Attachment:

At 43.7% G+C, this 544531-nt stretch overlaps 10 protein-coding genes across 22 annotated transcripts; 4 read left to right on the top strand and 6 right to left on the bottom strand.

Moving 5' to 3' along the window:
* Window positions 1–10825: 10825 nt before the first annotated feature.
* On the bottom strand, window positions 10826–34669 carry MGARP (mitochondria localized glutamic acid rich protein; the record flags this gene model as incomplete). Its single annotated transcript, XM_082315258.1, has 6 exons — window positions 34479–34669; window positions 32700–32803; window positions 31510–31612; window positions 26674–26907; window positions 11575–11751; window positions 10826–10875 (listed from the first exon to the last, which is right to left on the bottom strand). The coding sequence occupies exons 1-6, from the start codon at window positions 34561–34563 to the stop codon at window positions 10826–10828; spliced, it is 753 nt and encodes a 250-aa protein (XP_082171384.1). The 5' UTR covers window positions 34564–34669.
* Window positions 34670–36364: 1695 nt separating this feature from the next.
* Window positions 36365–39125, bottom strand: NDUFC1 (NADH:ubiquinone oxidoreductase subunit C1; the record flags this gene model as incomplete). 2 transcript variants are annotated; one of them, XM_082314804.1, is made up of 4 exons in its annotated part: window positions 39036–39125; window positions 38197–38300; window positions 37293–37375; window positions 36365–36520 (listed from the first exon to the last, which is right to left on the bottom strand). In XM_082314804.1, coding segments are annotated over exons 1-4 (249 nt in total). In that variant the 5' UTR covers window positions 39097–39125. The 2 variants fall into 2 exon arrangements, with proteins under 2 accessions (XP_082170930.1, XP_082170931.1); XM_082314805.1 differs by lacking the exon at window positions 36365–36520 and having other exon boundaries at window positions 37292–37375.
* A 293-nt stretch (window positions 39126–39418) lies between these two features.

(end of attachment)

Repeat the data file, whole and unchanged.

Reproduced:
At 43.7% G+C, this 544531-nt stretch overlaps 10 protein-coding genes across 22 annotated transcripts; 4 read left to right on the top strand and 6 right to left on the bottom strand.

Moving 5' to 3' along the window:
* Window positions 1–10825: 10825 nt before the first annotated feature.
* On the bottom strand, window positions 10826–34669 carry MGARP (mitochondria localized glutamic acid rich protein; the record flags this gene model as incomplete). Its single annotated transcript, XM_082315258.1, has 6 exons — window positions 34479–34669; window positions 32700–32803; window positions 31510–31612; window positions 26674–26907; window positions 11575–11751; window positions 10826–10875 (listed from the first exon to the last, which is right to left on the bottom strand). The coding sequence occupies exons 1-6, from the start codon at window positions 34561–34563 to the stop codon at window positions 10826–10828; spliced, it is 753 nt and encodes a 250-aa protein (XP_082171384.1). The 5' UTR covers window positions 34564–34669.
* Window positions 34670–36364: 1695 nt separating this feature from the next.
* Window positions 36365–39125, bottom strand: NDUFC1 (NADH:ubiquinone oxidoreductase subunit C1; the record flags this gene model as incomplete). 2 transcript variants are annotated; one of them, XM_082314804.1, is made up of 4 exons in its annotated part: window positions 39036–39125; window positions 38197–38300; window positions 37293–37375; window positions 36365–36520 (listed from the first exon to the last, which is right to left on the bottom strand). In XM_082314804.1, coding segments are annotated over exons 1-4 (249 nt in total). In that variant the 5' UTR covers window positions 39097–39125. The 2 variants fall into 2 exon arrangements, with proteins under 2 accessions (XP_082170930.1, XP_082170931.1); XM_082314805.1 differs by lacking the exon at window positions 36365–36520 and having other exon boundaries at window positions 37292–37375.
* A 293-nt stretch (window positions 39126–39418) lies between these two features.